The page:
They were everywhere. They were on the walls, all over the floor, and in the shower. Daddy Long Leg spiders in Arkansas were my arch enemies when I was growing up and they seemed to enjoy laughing at me.
I felt it that day as I walked into the shower house with my mother at the Dam Site Campground in Heber Springs, Arkansas.
The whole family was there for a weekend of camping and, since we didn’t have a shower in our camper, we had to go to the shower house to get all of the camping grit off ourselves. I actually loved using the big showers at the campground (mostly because my voice echoed as I sang) but I hated that it was always full of Daddy Long Legs.
Actually, we called them Granddaddy Long Legs. I took a poll on Facebook and Arkansans seem to be split on this topic. So, I’ll just call them Granddaddy Long Legs from here on because that’s what I grew up saying and I like it that way.
How was I supposed to shower with Granddaddy Long Legs everywhere? There were hundreds of them. My mom knew that I would rather stink all weekend than be within 10 feet of one. In fact, I had a habit of looking under the picnic tables before I even sat down to eat!
So, to make sure I didn’t have a cloud of funk around me all weekend, my mom would always come prepared.
I still remember standing outside the shower house in my flip flops one summer day holding a giant canvas Avon bag full of towels, White Rain shampoo, and Walmart brand body wash. My mom told me to wait right there as she marched into the shower house with a can of Raid in one had and a fly swat in the other.
All I could hear from outside was slap, spray, swat, spray, splat, splat, splat, swish.
She opened the door to give me the “all clear” and a cloud of Raid puffed out from behind her. She had sprayed, swatted, and completely obliterated an entire platoon of Granddaddy Long Legs. The National Guard couldn’t have done a better job.
When I walked in, there were legs scattered everywhere with most of the remains hastily swished under the benches.
Everything looked secure and I was prepared to shower in this war zone.
Granddaddy Long Legs in Arkansas always bothered me when I was growing up even though everyone told me they were harmless. PSA: Kids don’t care if they’re harmless. They’re ugly.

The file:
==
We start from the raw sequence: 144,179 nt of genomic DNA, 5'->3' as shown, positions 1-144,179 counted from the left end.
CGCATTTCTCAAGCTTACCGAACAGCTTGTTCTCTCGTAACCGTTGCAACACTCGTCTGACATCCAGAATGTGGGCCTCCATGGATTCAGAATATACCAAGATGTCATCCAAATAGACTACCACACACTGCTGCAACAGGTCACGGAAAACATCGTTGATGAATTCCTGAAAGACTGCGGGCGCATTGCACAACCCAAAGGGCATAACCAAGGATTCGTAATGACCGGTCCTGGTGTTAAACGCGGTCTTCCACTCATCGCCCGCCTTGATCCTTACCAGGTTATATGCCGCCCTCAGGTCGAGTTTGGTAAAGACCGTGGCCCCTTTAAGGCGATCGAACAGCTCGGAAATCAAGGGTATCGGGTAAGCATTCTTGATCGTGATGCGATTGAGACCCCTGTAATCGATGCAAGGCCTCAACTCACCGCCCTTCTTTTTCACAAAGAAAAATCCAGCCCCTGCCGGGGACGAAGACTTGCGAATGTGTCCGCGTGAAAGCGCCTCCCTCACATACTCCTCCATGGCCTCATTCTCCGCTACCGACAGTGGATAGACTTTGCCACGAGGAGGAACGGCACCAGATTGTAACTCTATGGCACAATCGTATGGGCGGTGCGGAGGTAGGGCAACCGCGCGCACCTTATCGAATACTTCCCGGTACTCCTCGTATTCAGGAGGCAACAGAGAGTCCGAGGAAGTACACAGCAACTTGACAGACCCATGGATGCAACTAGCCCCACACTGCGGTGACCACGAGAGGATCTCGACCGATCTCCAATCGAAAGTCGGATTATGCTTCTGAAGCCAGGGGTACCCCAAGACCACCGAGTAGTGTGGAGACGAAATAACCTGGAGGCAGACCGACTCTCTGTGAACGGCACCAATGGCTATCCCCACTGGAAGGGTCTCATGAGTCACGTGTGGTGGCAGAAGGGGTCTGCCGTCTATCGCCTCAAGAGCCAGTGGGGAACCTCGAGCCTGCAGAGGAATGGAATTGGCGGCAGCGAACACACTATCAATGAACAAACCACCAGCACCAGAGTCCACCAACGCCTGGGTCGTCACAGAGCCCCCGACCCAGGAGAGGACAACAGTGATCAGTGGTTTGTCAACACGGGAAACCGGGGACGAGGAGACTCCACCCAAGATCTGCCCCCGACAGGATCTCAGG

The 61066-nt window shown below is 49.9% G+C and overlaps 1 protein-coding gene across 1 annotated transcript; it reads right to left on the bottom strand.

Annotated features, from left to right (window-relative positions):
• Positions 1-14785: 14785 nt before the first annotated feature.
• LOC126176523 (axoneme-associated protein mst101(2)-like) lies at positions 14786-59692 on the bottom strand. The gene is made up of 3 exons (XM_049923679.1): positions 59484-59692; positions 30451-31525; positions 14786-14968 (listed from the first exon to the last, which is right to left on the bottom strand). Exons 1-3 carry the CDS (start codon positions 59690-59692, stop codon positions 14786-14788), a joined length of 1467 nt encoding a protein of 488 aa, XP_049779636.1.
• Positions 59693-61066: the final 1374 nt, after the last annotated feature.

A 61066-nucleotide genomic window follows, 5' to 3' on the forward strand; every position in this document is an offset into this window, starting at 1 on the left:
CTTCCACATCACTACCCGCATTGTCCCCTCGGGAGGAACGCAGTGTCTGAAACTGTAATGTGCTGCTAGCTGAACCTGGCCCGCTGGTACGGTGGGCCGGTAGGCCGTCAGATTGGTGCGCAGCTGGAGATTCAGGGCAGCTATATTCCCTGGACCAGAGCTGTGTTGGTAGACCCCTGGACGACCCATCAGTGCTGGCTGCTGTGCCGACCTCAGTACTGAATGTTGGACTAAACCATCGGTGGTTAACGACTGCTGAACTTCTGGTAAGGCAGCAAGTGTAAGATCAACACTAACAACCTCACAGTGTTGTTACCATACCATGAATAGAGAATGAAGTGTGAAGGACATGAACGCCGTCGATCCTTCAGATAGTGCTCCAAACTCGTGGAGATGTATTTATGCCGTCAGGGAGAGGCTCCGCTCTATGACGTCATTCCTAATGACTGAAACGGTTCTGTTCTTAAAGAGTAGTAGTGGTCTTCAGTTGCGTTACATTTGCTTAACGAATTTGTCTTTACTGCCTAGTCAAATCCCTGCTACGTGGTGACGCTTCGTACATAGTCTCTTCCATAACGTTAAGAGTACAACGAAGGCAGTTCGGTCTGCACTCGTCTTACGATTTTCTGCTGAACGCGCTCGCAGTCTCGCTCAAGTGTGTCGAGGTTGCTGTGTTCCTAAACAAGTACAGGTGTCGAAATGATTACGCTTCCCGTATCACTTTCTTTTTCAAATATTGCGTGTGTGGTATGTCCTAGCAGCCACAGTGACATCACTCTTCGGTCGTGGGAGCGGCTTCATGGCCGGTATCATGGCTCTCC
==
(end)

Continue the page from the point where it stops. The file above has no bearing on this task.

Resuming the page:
Now that I’m grown with a family of my own and a house in the woods of Arkansas, I’m not scared of Granddaddy Long Legs anymore. These days, I keep my eyes open for Arkansas snakes, especially the venomous Arkansas snakes!
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I’ll take Granddaddy Long Legs all day long if that means the Copperheads stay in the woods and away from my house.
Granddaddy Long Legs in Arkansas: What are they?
Daddy-long-legs spiders, have tiny bodies and very long, thin legs. Daddy long legs do not have venom glands and do not make webs so cannot subdue prey. They live by eating decaying vegetable and animal matter. -source
For those of you who would prefer to call them by their proper name, you may refer to them as Leiobunum politum.
Good Luck with that.
Daddy longlegs, also spelled daddy-longlegs or daddy long legs, also called harvestman, any of more than 6,000 species of arachnids that are known for their extremely long and thin legs and for their compact bodies. Daddy longlegs are closely related to scorpions but, because of their appearance, are often mistaken as spiders. However, unlike true spiders, in which the body is divided into two distinct segments (the cephalothorax and the abdomen), daddy longlegs look as though they have only one segment, because of a broad fusion that makes the juncture between the two segments almost indiscernible. -source
Even though I’m not scared of them anymore, I still check under the picnic table before I sit down.
Old habits die hard.
You’ll also like this: Are Granddaddy Long Legs Poisonous? TRUTH REVEALED!